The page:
The cardinal’s formidable record on abuse is being tested
In 2014, Pope Francis chose Cardinal Seán O’Malley of Boston to head the new Pontifical Commission for the Protection of Minors, the Holy Father’s top council of advisors on the sexual abuse of minors by members of the clergy. When reports began piling up that Theodore McCarrick had abused several young men and at least two minors over the course of his priestly career, all eyes therefore turned towards O’Malley. How would he respond?
“While the Church in the United States has adopted a zero tolerance policy regarding the sexual abuse of minors by priests, we must have clearer procedures for cases involving bishops,” he said in a statement. “The Church needs a strong and comprehensive policy to address bishops’ violations of the vows of celibacy in cases of the criminal abuse of minors and in cases involving adults.”
It appears that Cardinal O’Malley was referring to the 2002 Charter for the Protection of Young People (commonly called the Dallas Charter), which was deliberately changed during the drafting process to remove a reference to “clerics”. Instead, the Charter only addresses abuse committed by “priests and deacons”. One of the bishops who sat on the drafting committee explained that disciplining “clerics” would include bishops, something that lay “beyond the purview of this document”.
The bishops agreed, but never explained exactly why. There are several possible reasons. Investigations into bishops are usually led by Vatican authorities – not the bishops’ colleagues in the national conference. This is how the Juan Barros affair was addressed. When the Chilean bishop was accused of complicity in clerical abuse, the Holy See dispatched Archbishop Charles Scicluna to investigate and determine the veracity of the accusations.
The US Conference of Catholic Bishops could have passed a resolution to ensure that substantial claims of abuse against bishops reached the Vatican as quickly as possible. They did not do so. Some commentators have suggested that they were more interested in shielding themselves from scandal, and that this was the real reason the word “clerics” disappeared from the document.
Disturbingly, in the days following the release of Cardinal O’Malley’s statement, reports emerged that his office was informed of McCarrick’s behaviour and failed to act. In June 2015, Fr Boniface Ramsey wrote to O’Malley, warning him of “a form of sexual abuse … or maybe simply high-jinks as practised by Theodore Cardinal McCarrick with his seminarians and perhaps other young men”.
Faced with this new revelation, O’Malley insisted that he “did not personally receive” Fr Ramsey’s letter. “At the staff level the letter was reviewed and determined that the matters presented did not fall under the purview of the Commission or the Archdiocese of Boston,” he said.
Many veteran Catholic journalists were surprised by the negligence of O’Malley’s office. Some of them placed the blame on his shoulders. “Cardinal O’Malley’s statement was a disgraceful example of buck-passing by the Church official who is supposed to be in charge of ensuring that the buck is not passed,” said Phil Lawler, the Boston-based editor of Catholic World News. “If he was not informed, his ignorance is culpable; his staff should have been trained to bring important issues to his attention.”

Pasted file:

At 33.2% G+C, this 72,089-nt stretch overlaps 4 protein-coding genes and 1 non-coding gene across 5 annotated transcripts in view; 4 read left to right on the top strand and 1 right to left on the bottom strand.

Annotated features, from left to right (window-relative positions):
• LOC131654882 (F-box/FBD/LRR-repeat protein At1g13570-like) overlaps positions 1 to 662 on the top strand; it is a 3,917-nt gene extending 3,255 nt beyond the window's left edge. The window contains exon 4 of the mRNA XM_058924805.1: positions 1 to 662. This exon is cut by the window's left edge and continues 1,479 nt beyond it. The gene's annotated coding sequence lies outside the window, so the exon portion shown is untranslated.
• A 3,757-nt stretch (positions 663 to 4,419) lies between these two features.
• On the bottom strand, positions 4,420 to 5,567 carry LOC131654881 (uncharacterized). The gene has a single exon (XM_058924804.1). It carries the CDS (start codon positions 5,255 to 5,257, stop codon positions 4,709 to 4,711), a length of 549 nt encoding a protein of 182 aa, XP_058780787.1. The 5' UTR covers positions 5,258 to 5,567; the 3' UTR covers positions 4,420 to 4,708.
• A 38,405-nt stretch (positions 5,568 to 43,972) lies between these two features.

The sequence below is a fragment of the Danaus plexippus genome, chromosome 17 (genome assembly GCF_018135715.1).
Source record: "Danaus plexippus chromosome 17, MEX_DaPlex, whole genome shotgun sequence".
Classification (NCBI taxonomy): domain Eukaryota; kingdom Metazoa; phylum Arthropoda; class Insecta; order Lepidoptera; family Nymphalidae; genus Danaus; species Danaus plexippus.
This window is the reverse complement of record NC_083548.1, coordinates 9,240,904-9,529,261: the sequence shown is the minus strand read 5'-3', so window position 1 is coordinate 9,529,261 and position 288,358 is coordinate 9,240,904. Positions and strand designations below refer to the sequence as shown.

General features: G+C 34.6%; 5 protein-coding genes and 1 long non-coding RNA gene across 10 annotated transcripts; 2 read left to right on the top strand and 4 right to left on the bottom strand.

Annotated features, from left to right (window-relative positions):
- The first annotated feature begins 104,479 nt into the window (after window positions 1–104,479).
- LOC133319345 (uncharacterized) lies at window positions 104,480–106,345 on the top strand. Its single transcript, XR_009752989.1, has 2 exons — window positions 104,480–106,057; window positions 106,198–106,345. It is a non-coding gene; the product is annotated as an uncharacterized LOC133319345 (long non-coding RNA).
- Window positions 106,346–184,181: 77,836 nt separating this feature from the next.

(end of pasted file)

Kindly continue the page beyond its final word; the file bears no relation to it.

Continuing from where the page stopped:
Lawler added: “Notice that in his statement he does not say that he was unaware of the letter’s contents.”
The question of what, precisely, Cardinal O’Malley knew about McCarrick has not been satisfactorily answered. It is being widely claimed that the ex-cardinal’s “high-jinks” were an open secret at every level of the American Church hierarchy. Even if he never read Fr Ramsey’s letter, O’Malley might have heard some of the rumours about “Uncle Ted”.
This would seem a clear case of negligence were O’Malley a mere company man. Yet this Capuchin friar has a formidable record of acting against child abusers – in his previous diocese of Palm Beach, in scandal-ridden Boston and in Ireland, where he served as the apostolic visitor responsible for making sure that desperately needed reforms were carried out.
In January this year he courageously rebuked the Holy Father himself for accusing Barros’s victims of calumny. O’Malley said Pope Francis’s words “were a source of great pain for survivors of sexual abuse by clergy or any other perpetrator”, and that they “abandon those who have suffered reprehensible criminal violations of their human dignity and relegate survivors to discredited exile”.
It is hard to believe that a man who challenged the Pope on his insensitivity towards Barros’s victims could have turned a blind eye toward McCarrick’s ongoing abuse. Until now, nobody has questioned O’Malley’s commitment to seeking justice for victims – a commitment that, unsurprisingly, has taken a considerable toll on him.
Cardinal Malley must now ensure that no more McCarricks are allowed to hide behind their mitres. He must deliver the “strong and comprehensive policy” that he has called for. In the meantime, however, he must expect to face further questions about his own failure to spot a flagrant abuser at the highest level of the American Church.